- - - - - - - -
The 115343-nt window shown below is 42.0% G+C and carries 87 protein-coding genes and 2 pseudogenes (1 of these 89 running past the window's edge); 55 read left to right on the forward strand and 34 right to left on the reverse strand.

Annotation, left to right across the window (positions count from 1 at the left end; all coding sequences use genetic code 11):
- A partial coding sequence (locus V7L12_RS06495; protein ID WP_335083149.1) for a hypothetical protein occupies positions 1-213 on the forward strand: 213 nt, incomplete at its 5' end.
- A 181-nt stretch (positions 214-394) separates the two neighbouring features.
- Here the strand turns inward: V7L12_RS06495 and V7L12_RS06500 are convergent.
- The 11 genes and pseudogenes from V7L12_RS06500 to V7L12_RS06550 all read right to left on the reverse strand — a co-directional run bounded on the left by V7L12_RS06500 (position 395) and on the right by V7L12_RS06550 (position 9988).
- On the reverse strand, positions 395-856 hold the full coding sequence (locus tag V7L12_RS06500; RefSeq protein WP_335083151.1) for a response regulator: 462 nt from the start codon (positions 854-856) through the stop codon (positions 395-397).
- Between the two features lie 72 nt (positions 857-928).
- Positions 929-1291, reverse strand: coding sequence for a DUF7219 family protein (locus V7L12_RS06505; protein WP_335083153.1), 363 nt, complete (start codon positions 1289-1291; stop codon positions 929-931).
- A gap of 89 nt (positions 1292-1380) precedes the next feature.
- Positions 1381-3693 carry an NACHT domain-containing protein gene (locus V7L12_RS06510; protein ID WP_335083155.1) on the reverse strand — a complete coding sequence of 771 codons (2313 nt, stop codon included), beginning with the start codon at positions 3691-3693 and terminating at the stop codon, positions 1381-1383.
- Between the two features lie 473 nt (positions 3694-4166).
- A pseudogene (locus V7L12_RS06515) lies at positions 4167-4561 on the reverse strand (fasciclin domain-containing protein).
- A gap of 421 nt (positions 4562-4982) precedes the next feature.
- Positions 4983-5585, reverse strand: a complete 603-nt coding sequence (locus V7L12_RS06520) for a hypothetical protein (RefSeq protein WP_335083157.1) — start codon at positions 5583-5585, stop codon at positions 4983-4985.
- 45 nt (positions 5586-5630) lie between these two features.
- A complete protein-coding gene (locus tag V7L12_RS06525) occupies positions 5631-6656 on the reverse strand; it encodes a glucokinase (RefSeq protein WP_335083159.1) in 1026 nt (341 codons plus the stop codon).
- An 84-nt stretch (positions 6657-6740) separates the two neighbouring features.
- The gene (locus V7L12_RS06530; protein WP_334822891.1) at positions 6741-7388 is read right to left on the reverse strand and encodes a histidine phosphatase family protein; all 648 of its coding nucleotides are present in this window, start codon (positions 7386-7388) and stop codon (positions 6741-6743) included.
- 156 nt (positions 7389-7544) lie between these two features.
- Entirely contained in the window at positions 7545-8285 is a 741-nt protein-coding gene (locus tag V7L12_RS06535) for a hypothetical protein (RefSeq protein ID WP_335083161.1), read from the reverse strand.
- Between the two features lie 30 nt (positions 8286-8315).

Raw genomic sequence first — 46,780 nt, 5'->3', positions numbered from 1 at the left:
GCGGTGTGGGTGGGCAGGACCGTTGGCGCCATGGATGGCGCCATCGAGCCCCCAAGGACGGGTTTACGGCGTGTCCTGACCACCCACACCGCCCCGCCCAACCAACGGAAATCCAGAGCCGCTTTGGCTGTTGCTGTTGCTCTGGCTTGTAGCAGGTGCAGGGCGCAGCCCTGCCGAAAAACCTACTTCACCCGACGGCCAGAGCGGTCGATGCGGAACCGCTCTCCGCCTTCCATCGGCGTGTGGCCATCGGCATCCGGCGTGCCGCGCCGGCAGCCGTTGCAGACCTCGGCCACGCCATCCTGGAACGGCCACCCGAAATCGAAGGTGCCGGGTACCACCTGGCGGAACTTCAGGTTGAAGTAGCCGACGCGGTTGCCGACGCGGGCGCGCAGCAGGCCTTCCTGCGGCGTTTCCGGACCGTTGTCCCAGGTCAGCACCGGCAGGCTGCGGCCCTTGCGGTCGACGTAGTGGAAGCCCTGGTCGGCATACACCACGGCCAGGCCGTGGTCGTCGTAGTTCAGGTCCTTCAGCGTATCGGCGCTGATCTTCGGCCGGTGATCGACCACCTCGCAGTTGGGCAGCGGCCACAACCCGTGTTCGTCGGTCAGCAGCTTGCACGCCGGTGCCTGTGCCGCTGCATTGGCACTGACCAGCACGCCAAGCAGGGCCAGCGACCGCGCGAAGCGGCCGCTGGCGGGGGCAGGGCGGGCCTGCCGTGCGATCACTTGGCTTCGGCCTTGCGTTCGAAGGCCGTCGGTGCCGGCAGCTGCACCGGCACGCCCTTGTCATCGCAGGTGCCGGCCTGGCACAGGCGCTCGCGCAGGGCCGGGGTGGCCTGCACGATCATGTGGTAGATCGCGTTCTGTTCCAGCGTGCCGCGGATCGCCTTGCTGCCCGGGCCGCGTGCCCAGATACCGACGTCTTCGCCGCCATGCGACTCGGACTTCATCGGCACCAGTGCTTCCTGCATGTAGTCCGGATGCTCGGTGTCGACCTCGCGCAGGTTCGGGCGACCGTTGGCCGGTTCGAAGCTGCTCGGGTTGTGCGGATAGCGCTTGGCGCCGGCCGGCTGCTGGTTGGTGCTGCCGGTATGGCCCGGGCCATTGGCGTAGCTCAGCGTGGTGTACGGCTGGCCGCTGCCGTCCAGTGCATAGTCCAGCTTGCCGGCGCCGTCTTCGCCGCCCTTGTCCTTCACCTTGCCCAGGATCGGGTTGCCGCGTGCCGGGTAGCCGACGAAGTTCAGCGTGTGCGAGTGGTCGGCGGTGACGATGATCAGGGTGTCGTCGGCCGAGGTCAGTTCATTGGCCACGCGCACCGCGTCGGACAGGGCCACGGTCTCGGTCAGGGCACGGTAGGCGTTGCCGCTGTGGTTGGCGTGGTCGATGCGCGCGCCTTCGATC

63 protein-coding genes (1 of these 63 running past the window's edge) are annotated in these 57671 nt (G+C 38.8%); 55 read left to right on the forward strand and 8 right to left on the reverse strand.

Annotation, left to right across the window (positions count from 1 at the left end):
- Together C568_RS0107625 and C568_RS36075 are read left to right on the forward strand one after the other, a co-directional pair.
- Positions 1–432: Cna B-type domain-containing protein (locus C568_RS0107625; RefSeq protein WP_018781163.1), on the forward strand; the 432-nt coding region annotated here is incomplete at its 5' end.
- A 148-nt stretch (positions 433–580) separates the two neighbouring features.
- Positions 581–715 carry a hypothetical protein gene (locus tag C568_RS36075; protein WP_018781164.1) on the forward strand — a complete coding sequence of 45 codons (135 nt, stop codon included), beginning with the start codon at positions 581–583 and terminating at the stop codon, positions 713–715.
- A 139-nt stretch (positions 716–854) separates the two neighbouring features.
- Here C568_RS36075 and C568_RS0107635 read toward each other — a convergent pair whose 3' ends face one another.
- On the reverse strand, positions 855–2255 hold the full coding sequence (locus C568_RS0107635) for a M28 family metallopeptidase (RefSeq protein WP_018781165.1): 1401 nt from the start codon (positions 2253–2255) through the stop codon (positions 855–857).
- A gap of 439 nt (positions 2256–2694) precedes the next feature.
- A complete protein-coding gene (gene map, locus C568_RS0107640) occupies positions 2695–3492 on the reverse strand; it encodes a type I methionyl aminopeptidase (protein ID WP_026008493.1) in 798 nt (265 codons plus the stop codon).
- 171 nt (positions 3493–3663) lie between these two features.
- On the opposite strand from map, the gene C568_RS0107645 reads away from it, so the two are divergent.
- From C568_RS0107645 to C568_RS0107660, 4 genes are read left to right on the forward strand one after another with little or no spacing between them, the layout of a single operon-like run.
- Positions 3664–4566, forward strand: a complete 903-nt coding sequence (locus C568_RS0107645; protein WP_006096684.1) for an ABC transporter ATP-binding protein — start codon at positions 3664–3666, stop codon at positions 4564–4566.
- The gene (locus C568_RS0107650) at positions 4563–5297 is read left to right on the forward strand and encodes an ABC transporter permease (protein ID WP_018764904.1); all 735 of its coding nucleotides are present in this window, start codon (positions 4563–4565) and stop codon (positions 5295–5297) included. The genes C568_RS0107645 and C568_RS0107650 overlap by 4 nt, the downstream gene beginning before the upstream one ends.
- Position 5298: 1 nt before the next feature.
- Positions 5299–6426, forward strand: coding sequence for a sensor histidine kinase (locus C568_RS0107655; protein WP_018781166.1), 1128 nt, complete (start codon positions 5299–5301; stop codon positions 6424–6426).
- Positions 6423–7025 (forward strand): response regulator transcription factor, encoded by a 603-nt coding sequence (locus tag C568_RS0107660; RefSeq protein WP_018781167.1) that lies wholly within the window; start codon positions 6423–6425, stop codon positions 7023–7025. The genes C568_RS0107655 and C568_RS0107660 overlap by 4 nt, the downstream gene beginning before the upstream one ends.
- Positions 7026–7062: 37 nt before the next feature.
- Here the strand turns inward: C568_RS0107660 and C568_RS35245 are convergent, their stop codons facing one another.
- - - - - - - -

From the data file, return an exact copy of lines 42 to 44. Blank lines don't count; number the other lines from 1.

- Positions 5299–6426, forward strand: coding sequence for a sensor histidine kinase (locus C568_RS0107655; protein WP_018781166.1), 1128 nt, complete (start codon positions 5299–5301; stop codon positions 6424–6426).
- Positions 6423–7025 (forward strand): response regulator transcription factor, encoded by a 603-nt coding sequence (locus tag C568_RS0107660; RefSeq protein WP_018781167.1) that lies wholly within the window; start codon positions 6423–6425, stop codon positions 7023–7025. The genes C568_RS0107655 and C568_RS0107660 overlap by 4 nt, the downstream gene beginning before the upstream one ends.
- Positions 7026–7062: 37 nt before the next feature.